The FCC approved the iPad on Friday, just in time for the device to be sold legally in the United States. The lengthy application
was partially held confidential by the US regulatory agency, as is often the case to protect trade secrets, so there were few blockbuster revelations. However, the documents confirmed that new device will support dual-band WiFi and AT&T's faster HSPA standard, and that the part number for the Wi-Fi + 3G model would be A1337.
All new devices that emit electromagnetic energy must receive approval from the US Federal Communication Commission before they can be sold in the United States. It's a fairly laborious process to test the device to show that it adheres to the required standards limiting interference and potentially unsafe emissions, and to fill out and send the required documents to the FCC. It usually takes manufacturers weeks to complete the process, and so information often enters the public record before a device is ever available.
Not so with Apple. The secretive company timed its submission so that the approval was received just as preorders began on Friday. While there are no secrets revealed by the application, it does show details about the WiFi and 3G models that had not yet been confirmed by Apple.
A fairly significant revelation is that the iPad will support dual-band 802.11n WiFi, in the 2.4 GHz and 5 GHz bands. This is potentially a very valuable feature, as the 2.4 GHz band has become increasingly congested with the proliferation of 802.11a/b/g WiFi hotspots. With more and more WiFi-enabled devices entering the market (and Apple reportedly sold 100,000 iPads yesterday alone), wireless networks and hotspots will have an increasing need for spectrum The 5 GHz band, which can only be accessed by 802.11a and dual-band 802.11n devices like the iPad and Apple's Airport Extreme, will provide less crowded spectrum and offer room for growth.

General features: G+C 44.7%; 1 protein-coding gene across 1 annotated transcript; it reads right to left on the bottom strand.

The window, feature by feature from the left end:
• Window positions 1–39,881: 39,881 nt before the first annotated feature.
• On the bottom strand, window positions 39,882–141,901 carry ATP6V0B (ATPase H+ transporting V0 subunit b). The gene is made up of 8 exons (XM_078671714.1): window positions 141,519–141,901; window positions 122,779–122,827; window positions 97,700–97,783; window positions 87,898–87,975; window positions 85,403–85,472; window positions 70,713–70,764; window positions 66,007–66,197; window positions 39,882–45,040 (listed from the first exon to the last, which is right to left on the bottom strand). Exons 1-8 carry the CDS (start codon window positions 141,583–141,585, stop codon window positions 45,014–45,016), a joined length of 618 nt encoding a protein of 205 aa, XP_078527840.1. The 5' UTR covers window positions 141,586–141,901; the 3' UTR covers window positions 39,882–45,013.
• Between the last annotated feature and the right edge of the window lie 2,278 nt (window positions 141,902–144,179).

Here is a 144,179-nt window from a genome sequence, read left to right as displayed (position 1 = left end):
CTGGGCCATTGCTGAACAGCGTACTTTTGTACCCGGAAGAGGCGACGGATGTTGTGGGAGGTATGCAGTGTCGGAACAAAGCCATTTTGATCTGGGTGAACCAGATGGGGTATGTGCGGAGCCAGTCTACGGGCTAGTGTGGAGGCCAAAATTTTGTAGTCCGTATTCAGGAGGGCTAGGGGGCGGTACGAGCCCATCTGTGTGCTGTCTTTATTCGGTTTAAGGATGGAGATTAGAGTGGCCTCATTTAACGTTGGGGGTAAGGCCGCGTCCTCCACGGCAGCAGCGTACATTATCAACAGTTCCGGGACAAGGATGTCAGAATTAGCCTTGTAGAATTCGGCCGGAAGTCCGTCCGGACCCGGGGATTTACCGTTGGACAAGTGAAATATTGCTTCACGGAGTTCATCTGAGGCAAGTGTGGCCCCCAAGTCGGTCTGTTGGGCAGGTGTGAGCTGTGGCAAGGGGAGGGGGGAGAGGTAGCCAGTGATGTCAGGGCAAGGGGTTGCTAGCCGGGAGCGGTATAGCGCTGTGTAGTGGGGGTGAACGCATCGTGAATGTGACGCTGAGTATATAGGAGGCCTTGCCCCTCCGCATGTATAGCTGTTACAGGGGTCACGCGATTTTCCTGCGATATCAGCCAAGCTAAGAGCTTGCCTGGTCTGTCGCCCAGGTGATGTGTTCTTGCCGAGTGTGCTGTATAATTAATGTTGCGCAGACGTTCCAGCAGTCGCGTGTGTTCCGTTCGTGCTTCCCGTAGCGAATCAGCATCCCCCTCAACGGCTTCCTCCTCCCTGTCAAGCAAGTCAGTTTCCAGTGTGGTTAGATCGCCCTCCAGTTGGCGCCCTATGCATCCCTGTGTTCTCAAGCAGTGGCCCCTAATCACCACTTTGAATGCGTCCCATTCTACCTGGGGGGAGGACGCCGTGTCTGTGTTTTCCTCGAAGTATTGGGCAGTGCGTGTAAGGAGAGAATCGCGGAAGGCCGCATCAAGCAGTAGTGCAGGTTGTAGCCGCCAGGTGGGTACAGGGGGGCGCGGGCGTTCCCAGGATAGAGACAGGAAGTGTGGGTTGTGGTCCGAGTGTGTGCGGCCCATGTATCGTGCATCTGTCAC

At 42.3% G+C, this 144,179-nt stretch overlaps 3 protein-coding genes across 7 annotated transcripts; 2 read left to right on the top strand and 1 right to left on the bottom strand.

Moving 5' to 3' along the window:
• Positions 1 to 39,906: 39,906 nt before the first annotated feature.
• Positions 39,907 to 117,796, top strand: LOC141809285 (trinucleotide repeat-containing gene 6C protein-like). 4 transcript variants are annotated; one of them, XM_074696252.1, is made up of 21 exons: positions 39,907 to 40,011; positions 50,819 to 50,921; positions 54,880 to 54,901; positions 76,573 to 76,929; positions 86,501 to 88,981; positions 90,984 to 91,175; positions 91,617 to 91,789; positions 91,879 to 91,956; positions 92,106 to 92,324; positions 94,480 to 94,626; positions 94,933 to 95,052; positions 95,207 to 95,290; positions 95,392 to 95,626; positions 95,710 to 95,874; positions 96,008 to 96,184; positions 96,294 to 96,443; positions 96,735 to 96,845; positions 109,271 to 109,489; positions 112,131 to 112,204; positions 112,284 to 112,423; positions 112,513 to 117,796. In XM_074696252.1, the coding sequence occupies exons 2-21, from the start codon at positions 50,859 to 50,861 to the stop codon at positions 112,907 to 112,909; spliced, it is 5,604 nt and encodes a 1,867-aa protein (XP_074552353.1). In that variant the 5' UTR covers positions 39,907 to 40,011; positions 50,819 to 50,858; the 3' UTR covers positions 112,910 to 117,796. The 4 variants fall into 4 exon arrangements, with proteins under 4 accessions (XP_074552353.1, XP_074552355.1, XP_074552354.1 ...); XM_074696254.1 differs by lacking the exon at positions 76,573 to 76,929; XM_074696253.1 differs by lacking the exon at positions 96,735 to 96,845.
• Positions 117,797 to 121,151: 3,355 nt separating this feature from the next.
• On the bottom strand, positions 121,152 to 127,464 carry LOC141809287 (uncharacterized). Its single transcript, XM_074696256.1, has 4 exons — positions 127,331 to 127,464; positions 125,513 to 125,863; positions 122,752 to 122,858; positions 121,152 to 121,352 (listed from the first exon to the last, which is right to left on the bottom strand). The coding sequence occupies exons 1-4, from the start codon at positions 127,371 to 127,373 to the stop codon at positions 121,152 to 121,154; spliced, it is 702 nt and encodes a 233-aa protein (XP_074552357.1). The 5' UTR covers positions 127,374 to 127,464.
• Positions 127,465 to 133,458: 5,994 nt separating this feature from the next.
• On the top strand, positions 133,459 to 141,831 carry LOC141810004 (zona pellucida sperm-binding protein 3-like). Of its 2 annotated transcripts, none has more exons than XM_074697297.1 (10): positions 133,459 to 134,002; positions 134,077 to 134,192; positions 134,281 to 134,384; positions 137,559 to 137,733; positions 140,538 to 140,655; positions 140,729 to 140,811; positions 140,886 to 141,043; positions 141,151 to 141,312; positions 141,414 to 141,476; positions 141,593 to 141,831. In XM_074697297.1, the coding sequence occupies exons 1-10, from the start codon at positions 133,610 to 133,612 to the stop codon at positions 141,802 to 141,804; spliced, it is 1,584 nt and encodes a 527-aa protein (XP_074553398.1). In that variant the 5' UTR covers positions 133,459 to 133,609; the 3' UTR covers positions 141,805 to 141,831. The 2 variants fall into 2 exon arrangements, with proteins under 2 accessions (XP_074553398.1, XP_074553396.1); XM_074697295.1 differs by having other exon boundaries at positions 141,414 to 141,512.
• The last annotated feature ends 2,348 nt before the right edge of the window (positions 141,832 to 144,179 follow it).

The 3G model (part number A1337 in either a coincidence or a shout out to old-school phreakers
) was revealed to have support for AT&T's GSM and UMTS/HSDPA protocols in the 850MHz and 1900MHz bands. AT&T is in the process of rolling out faster 7.2 Mbps HSDPA, which is supported by the iPhone 3GS and the iPad, a process it says will be complete sometime in 2011. Some tests run by Engadget last year, however, showed little speed improvement
over the older 3.6 Mbps network.
According to specs released as part of the application, the 3G model is very slightly larger - 0.3mm taller and 0.1mm wider - than the WiFi only model, possibly because of the 3G antenna panel on the top of the device. The difference shouldn't matter, though some tightly-fitting cases may need to be released in two versions to cover the two models